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In my app I need to execute different future task. My call would be something like

public Item getTaskResult(){
        //creating the task object named task
        Executors.newCachedThreadPool().execute(task);

        ....
}

Is it wrong to just call Executors.newCachedThreadPool() ? Should I keep a reference to it? Am I wasting some resources doing in my way?

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Take it this way: In your house, would you want to create a new swimming pool every time you need to swim? Create just one CachedThreadPool and use it. –  Aman Agnihotri Feb 27 at 12:56
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3 Answers 3

up vote 2 down vote accepted

You should probably have only one CachedThreadPool in your whole application. Doing so, it allows you to factorize resources associated to the pool and also to take advantage of a better thread re-use.

Creating a thread pool every time is a costly operation. Therefore create it once and use it as much as you want.

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Take it this way: In your house, would you want to create a new swimming pool every time you need to swim? Create just one CachedThreadPool and use it.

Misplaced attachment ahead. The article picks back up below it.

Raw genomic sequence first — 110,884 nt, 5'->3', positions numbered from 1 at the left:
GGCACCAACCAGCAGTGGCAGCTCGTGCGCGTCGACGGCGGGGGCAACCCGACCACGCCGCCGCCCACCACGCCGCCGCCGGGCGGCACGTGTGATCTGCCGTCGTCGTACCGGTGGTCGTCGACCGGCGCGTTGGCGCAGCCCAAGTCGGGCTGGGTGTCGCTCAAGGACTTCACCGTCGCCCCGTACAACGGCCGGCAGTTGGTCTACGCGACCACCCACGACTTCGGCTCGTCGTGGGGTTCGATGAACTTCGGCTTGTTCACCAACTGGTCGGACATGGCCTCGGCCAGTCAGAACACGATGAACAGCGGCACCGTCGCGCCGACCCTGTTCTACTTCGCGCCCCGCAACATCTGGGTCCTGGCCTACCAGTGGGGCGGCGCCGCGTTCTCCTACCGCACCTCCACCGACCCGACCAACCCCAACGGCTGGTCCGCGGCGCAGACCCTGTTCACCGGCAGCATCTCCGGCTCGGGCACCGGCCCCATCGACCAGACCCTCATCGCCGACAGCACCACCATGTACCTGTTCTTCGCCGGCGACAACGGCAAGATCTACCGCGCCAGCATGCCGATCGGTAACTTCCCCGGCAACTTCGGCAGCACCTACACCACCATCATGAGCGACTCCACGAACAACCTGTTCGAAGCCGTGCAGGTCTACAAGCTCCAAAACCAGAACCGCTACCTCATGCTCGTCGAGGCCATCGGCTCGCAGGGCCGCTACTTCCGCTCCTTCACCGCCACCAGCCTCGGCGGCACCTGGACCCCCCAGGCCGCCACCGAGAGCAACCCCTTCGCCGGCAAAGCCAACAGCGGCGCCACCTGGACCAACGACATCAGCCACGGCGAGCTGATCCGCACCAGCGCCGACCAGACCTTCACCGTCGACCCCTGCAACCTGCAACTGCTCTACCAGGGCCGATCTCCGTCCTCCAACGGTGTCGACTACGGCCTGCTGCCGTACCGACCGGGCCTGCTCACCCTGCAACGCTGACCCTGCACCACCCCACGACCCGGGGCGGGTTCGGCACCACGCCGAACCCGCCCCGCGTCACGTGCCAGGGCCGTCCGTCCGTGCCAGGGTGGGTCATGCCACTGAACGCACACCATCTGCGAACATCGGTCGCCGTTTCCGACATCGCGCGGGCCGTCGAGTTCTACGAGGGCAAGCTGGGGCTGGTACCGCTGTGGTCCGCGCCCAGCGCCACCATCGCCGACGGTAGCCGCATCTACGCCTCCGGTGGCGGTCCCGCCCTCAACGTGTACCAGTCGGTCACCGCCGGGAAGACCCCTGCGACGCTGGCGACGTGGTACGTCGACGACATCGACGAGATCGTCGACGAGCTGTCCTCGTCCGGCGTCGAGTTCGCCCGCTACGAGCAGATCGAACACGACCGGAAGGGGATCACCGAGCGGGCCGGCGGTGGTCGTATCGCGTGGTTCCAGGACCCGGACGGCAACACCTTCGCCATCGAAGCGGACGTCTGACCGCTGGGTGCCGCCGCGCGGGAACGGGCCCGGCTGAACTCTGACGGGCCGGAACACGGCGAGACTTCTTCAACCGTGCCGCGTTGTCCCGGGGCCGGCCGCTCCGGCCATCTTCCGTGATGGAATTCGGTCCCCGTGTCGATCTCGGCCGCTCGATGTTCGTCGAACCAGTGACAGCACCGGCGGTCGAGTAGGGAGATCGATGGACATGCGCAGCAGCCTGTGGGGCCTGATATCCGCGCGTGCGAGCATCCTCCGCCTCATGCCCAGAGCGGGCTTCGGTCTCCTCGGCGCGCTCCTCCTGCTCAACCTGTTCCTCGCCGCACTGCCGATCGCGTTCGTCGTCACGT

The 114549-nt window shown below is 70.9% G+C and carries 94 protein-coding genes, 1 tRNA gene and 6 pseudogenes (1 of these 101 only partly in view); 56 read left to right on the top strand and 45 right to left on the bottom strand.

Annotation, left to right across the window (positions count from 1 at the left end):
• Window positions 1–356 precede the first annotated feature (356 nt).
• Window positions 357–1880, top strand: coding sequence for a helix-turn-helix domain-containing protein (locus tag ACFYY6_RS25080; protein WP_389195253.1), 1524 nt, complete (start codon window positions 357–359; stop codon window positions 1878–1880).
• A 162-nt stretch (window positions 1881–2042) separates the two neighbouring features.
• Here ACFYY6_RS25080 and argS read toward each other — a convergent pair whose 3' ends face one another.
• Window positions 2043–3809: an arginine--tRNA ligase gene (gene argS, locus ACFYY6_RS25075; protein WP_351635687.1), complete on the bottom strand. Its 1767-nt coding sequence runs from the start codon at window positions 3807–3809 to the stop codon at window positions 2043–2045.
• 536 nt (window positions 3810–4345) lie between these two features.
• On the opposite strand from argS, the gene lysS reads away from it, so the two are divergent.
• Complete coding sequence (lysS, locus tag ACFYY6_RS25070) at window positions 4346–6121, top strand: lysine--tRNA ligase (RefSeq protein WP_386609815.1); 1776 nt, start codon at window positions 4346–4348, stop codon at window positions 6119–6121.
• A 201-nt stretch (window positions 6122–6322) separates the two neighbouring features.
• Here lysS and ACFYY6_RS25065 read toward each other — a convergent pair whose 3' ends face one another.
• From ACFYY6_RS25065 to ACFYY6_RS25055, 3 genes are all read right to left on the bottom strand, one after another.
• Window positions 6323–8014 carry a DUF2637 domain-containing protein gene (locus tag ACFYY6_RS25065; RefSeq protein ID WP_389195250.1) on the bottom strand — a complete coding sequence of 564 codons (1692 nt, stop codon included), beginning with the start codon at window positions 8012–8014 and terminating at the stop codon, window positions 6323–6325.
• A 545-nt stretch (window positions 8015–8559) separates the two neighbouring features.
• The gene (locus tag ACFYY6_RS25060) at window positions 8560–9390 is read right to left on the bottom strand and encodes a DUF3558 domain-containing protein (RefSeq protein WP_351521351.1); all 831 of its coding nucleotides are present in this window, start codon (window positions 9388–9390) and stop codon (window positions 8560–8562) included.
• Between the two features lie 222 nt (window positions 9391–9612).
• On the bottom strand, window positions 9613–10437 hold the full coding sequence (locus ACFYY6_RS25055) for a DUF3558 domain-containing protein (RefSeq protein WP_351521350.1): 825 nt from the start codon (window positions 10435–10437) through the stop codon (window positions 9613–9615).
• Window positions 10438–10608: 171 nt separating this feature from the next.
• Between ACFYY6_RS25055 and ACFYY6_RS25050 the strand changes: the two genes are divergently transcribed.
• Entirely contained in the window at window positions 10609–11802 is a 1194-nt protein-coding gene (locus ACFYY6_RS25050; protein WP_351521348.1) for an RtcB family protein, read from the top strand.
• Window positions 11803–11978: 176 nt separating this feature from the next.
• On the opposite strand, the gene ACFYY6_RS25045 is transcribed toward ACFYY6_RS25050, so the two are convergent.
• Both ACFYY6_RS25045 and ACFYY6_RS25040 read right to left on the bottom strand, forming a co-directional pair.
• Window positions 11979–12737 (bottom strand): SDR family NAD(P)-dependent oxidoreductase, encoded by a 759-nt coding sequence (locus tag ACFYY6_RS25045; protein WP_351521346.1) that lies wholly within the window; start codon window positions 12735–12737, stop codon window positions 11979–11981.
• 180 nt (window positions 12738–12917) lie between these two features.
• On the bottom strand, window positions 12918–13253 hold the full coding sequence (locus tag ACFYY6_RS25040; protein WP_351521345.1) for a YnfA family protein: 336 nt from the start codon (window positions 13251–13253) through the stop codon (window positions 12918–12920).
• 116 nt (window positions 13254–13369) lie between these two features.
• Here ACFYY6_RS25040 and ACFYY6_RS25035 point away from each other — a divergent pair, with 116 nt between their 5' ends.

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The worst problem with your demonstrated code is that it has a resource leak. The thread pool will not be automatically closed, and threads killed, just because it has become unreachable. You may observe your thread count growing without bounds, until finally you get an OutOfMemoryException: cannot create a native thread.

You can legally submit a task to a new thread pool and immediately call shutdown on it. This will work correctly, even if failing to be the most performant option.

On a different level of approaching this issue, thread pools are not designed to be used in such an ephemeral fashion. You are degrading the pool to what a raw Thread instance would do, where the main point of using a thread pool is... well, pooling threads, which are expensive system resources. This is why a global singleton is the preferred approach to using the Executor Service.

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